“Oh, yeah. I forgot.”

“Tell me what you want, Moses.”

“But you already know. Remember?”


“Sorry, sir.”

“Well, go ahead, Moses. Spit it out!”

“Well, I have a question, Sir. You know those ten things you sent me?”

“You mean the Commandments, Moses?”

“That’s it. I was wondering if they were important.”

“What do you mean ‘were important, Moses? Of course, they are important. Otherwise I wouldn’t have sent them to you.”

“Well, sorry, but I lost them. I could say the dog at e them, but of course you would see right through that.”

“What do you mean ‘you lost them! Are you trying to tell me you didn’t save them, Moses?”

“No, sir. I forgot.”

“You should always save, Moses.”

“Yeah, I know. You told me that before. I was going to, but I forgot. I did send them to some people before I lost them though.”

“And did you hear back from any of them?”

“You already know I did.”

“What about the one guy who said he never uses ‘shalt not’. Can he change the words a little bit?”

“Yes, Moses. As long as he doesn’t change the meaning.”

“And what about the guy who thought your stance was a little harsh and recommended calling them the Ten Suggestions, or letting people pick one or two to try for a while?”

“Moses, I’ll act like I didn’t hear that.”

“I think tha t means, ‘no’. Well, what about the guy who said I was scamming him?”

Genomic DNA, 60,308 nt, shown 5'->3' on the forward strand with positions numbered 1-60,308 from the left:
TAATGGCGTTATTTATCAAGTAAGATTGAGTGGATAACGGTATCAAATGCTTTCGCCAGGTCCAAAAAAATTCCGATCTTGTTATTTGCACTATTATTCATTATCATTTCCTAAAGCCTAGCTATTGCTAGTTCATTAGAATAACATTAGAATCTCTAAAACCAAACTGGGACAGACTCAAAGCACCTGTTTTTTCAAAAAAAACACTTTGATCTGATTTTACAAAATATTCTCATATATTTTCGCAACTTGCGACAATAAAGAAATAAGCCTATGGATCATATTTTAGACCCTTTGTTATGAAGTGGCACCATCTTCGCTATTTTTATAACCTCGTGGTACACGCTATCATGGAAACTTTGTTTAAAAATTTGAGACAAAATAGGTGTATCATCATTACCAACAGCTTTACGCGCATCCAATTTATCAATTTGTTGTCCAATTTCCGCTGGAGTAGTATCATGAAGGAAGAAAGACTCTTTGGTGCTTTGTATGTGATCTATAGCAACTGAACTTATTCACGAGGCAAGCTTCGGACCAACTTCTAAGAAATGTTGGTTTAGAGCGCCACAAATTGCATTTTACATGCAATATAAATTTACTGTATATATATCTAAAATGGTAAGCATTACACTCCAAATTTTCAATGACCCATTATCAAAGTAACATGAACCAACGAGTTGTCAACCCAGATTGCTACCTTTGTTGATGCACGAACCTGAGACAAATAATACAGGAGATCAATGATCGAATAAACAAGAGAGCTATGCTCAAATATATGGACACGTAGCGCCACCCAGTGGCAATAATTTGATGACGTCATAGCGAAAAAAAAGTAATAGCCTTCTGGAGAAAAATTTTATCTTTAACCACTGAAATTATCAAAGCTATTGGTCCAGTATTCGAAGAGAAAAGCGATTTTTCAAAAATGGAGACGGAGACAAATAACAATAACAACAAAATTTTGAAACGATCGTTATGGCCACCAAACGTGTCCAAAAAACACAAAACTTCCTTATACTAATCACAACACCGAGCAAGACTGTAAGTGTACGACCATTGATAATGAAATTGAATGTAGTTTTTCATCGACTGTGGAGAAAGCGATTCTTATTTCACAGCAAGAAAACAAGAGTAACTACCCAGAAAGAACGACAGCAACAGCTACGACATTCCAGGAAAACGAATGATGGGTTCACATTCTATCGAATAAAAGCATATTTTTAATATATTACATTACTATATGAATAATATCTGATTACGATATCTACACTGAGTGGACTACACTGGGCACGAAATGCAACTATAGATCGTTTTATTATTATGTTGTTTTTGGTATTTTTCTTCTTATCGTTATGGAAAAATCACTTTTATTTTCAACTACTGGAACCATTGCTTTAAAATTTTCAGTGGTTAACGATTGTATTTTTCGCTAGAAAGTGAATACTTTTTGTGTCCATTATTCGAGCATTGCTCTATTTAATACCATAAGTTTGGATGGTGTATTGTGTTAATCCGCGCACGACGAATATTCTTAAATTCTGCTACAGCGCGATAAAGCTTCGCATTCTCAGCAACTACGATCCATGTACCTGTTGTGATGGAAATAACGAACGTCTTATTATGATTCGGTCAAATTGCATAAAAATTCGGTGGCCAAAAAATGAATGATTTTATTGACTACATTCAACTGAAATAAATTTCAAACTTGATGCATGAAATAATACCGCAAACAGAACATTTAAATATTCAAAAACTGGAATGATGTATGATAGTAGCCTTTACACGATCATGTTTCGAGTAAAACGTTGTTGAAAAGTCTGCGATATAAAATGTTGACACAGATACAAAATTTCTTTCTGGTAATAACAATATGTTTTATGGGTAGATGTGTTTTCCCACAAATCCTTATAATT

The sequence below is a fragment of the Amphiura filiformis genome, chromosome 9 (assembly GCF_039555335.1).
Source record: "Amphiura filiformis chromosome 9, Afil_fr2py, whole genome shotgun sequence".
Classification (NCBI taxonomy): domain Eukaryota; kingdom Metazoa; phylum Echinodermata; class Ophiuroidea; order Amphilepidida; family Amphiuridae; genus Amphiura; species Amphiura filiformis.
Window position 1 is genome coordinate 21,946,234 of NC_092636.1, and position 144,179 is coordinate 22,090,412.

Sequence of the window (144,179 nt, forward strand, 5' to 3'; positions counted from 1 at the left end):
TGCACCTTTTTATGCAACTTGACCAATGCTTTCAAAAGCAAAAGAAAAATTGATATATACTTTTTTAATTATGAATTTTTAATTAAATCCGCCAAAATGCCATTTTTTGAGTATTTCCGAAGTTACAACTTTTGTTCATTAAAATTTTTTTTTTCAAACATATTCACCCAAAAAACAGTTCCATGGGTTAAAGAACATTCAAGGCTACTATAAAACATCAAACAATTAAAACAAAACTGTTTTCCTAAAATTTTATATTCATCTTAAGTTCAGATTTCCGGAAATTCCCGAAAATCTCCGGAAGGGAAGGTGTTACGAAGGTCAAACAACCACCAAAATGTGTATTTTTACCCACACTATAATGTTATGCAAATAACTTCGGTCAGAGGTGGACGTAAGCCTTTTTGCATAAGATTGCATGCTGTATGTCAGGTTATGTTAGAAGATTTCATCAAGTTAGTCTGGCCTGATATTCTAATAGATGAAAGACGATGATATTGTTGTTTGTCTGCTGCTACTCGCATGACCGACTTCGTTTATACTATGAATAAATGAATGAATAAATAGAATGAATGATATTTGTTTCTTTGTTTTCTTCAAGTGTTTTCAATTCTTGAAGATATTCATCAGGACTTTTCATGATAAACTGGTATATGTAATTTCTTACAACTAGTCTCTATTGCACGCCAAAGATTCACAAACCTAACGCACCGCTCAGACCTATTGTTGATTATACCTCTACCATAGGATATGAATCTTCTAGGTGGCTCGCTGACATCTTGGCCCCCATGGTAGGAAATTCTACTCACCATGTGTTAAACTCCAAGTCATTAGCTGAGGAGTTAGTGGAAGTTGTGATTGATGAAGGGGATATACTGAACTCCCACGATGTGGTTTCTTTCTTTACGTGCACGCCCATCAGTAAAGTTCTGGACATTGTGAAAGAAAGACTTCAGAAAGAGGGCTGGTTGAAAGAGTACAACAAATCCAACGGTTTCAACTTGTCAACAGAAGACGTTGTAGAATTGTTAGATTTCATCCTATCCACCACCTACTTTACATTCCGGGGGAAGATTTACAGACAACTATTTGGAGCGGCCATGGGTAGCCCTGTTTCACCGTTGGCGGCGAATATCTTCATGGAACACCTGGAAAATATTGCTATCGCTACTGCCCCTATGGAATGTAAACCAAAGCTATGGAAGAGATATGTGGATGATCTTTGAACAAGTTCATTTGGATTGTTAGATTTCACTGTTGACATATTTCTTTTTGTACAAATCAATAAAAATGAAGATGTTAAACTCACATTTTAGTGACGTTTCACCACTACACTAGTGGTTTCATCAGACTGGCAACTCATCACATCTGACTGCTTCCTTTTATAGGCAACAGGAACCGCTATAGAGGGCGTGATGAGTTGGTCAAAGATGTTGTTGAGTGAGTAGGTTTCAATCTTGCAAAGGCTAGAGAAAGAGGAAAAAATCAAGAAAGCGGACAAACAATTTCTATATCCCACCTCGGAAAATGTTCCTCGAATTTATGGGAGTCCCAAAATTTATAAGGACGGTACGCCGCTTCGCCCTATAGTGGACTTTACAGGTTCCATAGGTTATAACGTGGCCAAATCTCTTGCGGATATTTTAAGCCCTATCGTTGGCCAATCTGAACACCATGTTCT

“I think that is spamming, Moses.”

“Oh, yeah. I e-mailed him back and told him I don’t even eat that stuff, and I have no idea how you can send it to someone through a computer.”

“And what he did say?”

“You know what he said. He used Your name in vain. You don’t think he might have sent me one of those plagues, and that’s the reason I lost those ten things, do you?”

“They’re called viruses, Moses.”

“Whatever! This computer stuff is just too much for me. Can we just go back to those stone tablets? It was hard on my back taking them out and reading them each day, but I never lost them.”

“We’ll do it the new way, Moses.”

“I was afraid you would say that, sir.”

“Moses, what did I tell you to do if you messed up?”

“You told me to hold up this rat and stretch it out toward the computer.”

“It’s a mouse, Moses. Mouse! Mouse! And did you do that?”

“No, I decided to try the technical support first. After all, who knows more about this stuff than you, and I really like your hours. By the way, sir, did Noah have two of these mice on the ark?”

“No, Moses.”

“One other thing. Why didn’t you name them frogs instead of mice, because didn’t you tell me the thing they sit on is a pad?”

“I didn’t name them, Moses. Man did, and you can call yours a frog if you want to.”

“Oh, that explains it. Kind of like Adam, huh, sir? I bet some woman told him to call it a mouse. After all, wasn’t it a woman who named one of the computers Apple?”

“Say good night, Moses.”

“Wait a minute, sir. I am stretching out the mouse, and it seems to be working. Yes, a couple of the ten things have come back.”

“Which ones are they, Moses?”

“Let’s see. ‘Thou shalt not steal from any grave an image and ‘Thou shalt not uncover thy neighbor’s wife.’